26. ^ "Barcelona announce Nou Camp redevelopment plan". BBC Sport. 20 January 2014. Retrieved 20 January 2014.
  27. ^ "The New Camp! Barcelona reveal £495m plan to develop 105,000 capacity stadium with roof". Daily Mail. London. 20 January 2014. Retrieved 20 January 2014.
  28. ^ "A new stadium built on the same structure". FC Barcelona Official Site. 20 January 2014. Retrieved 20 January 2014.
  29. ^ "Barcelona reveals plans for Camp Nou, release... – – FOX Soccer Blog – FOX Soccer on MSN – FOX Sports on MSN". Retrieved 24 September 2015.
  30. ^ Kelly, Cathal (8 April 2005). "Pope's team? Myths never had a prayer". Toronto Star. Pqasb.pqarchiver.com. Retrieved 18 August 2010.
  31. ^ García, Elizabeth p. 49
  32. ^ "Camp Nou Experience (FC Barcelona) – Trekiz". Retrieved 24 September 2015.
  33. ^ "La Finale 2016 du TOP 14 au Camp Nou, à Barcelone !" (Press release) (in French). Ligue nationale de rugby. 4 November 2014. Retrieved 5 November 2014.
  34. ^ "Barcelona confirmed as host of 2016 Top 14 final". ESPN Scrum. 4 November 2014. Retrieved 5 November 2014.
  35. ^ Bergogne, Romain (24 June 2016). "En battant Toulon, le Racing 92 est sacré champion de France". L'Équipe (in French). Retrieved 25 June 2016.

Bibliography

  • Ball, Phill (2003). Morbo: The Story of Spanish Football. WSC Books Limited. ISBN 0-9540134-6-8.
  • Eaude, Michael (2008). Catalonia: a cultural history. Oxford University Press. ISBN 0-19-532797-7.
  • Farred, Grant (2008). Long distance love: a passion for football. Temple University Press. ISBN 1-59213-374-6.
  • Murray, Bill; Murray, William J. (1998). The world's game: a history of soccer. University of Illinois Press. ISBN 0-252-06718-5.
  • Snyder, John (2001). Soccer's most wanted: the top 10 book of clumsy keepers, clever crosses, and outlandish oddities. Brassey's. ISBN 1-57488-365-8.

External links

Events and tenants
Preceded by
Two-legged Final
Inter-Cities Fairs Cup
Final Venue

1964
Succeeded by
Stadio Comunale
Turin
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Karaiskakis Stadium
Piraeus
UEFA Cup Winners' Cup
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1972
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Kaftanzoglio Stadium
Thessaloniki
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Rheinstadion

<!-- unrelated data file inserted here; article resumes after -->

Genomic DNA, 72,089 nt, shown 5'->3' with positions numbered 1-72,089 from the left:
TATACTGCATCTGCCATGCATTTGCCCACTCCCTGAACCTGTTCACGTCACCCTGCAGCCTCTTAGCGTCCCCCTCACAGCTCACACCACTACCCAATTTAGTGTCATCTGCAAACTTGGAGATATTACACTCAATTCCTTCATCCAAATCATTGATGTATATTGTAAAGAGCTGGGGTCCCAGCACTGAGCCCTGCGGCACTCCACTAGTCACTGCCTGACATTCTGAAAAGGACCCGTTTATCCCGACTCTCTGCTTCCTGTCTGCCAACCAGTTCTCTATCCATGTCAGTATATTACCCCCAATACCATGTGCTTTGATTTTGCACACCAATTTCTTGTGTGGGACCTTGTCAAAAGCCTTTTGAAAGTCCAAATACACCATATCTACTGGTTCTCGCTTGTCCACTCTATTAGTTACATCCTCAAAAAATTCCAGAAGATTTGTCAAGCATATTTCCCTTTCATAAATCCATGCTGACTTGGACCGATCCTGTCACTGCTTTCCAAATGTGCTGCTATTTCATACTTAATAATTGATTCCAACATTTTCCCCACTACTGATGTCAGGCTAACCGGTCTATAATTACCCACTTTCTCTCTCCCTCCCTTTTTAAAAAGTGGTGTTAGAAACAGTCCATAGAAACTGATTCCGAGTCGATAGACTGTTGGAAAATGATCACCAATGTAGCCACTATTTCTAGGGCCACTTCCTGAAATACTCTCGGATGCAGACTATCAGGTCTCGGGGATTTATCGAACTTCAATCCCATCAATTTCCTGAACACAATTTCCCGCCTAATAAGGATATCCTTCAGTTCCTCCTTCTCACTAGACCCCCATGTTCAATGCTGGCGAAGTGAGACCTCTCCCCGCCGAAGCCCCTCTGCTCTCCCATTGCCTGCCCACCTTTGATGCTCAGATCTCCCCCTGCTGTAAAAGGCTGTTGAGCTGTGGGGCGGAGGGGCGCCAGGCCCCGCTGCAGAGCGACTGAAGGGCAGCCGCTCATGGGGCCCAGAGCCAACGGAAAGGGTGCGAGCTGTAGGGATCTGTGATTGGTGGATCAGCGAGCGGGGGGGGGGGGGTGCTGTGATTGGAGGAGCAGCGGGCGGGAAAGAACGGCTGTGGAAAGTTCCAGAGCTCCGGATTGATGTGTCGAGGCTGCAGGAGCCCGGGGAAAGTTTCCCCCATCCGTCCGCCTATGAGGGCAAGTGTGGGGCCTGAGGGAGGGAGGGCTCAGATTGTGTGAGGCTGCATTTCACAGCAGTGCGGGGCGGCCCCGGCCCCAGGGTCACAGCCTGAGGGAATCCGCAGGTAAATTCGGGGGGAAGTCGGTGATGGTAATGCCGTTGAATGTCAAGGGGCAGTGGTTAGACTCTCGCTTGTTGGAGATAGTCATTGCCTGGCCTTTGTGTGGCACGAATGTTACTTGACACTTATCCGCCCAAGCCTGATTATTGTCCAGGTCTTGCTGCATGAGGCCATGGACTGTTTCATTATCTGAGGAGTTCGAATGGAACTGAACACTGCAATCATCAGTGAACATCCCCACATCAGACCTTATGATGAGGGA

Düsseldorf
UEFA Cup Winners' Cup
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1982
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Nya Ullevi
Gothenburg
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Monumental de Nuñez
Buenos Aires
FIFA World Cup
Opening Venue

1982
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Estadio Azteca
Mexico City
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Neckarstadion
Stuttgart
European Cup
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1989
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Praterstadion
Vienna
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Olympic Stadium
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Summer Olympics
Football Men's Final Venue

1992
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Sanford Stadium
Athens, Georgia
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UEFA Champions League
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1999
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Paris
1957–58 FC Barcelona season

The 1957–58 season was the 59th season for FC Barcelona.

1963 Copa del Generalísimo Final

The Copa del Generalísimo 1963 Final was the 61st final of the King's Cup. The final was played at Camp Nou in Barcelona, on 23 June 1963, being won by FC Barcelona, who beat Real Zaragoza CD 3-1.

1970 Copa del Generalísimo Final

The Copa del Generalísimo 1970 Final was the 68th final of the King's Cup. The final was played at Camp Nou in Barcelona, on 28 June 1970, being won by Real Madrid C.F., who beat Valencia 3-1.

1989 European Cup Final

The 1989 European Cup Final was a football match held at the Camp Nou in Barcelona, Spain on 24 May 1989, that saw Milan of Italy defeat Steaua București of Romania 4–0. Two goals each from Marco van Basten and Ruud Gullit gave the Italian side their third victory in the competition.

1999 UEFA Champions League Final

The 1999 UEFA Champions League Final was a football match between Manchester United of England and Bayern Munich of Germany, played at Camp Nou in Barcelona, Spain, on 26 May 1999, to determine the winner of the 1998–99 UEFA Champions League. Injury time goals from Manchester United's Teddy Sheringham and Ole Gunnar Solskjær cancelled out Mario Basler's early goal to give Manchester United a 2–1 win. The victory completed a treble-winning season for Manchester United, after they had won the Premier League and FA Cup. Bayern were also playing for a treble, having won the Bundesliga and reached the DFB-Pokal final, although they went on to lose that match.

The two sides had played each other earlier in the competition, having both been drawn in Group D in the group stage; Bayern won the group, while Manchester United qualified for the knockout phase as one of the two best runners-up across all six groups. After beating Internazionale in the quarter-finals, Manchester United beat another Italian side, Juventus in the semis to reach the final; meanwhile, Bayern beat fellow Germans Kaiserslautern in the quarter-finals, before overcoming Ukrainian side Dynamo Kyiv in the semis.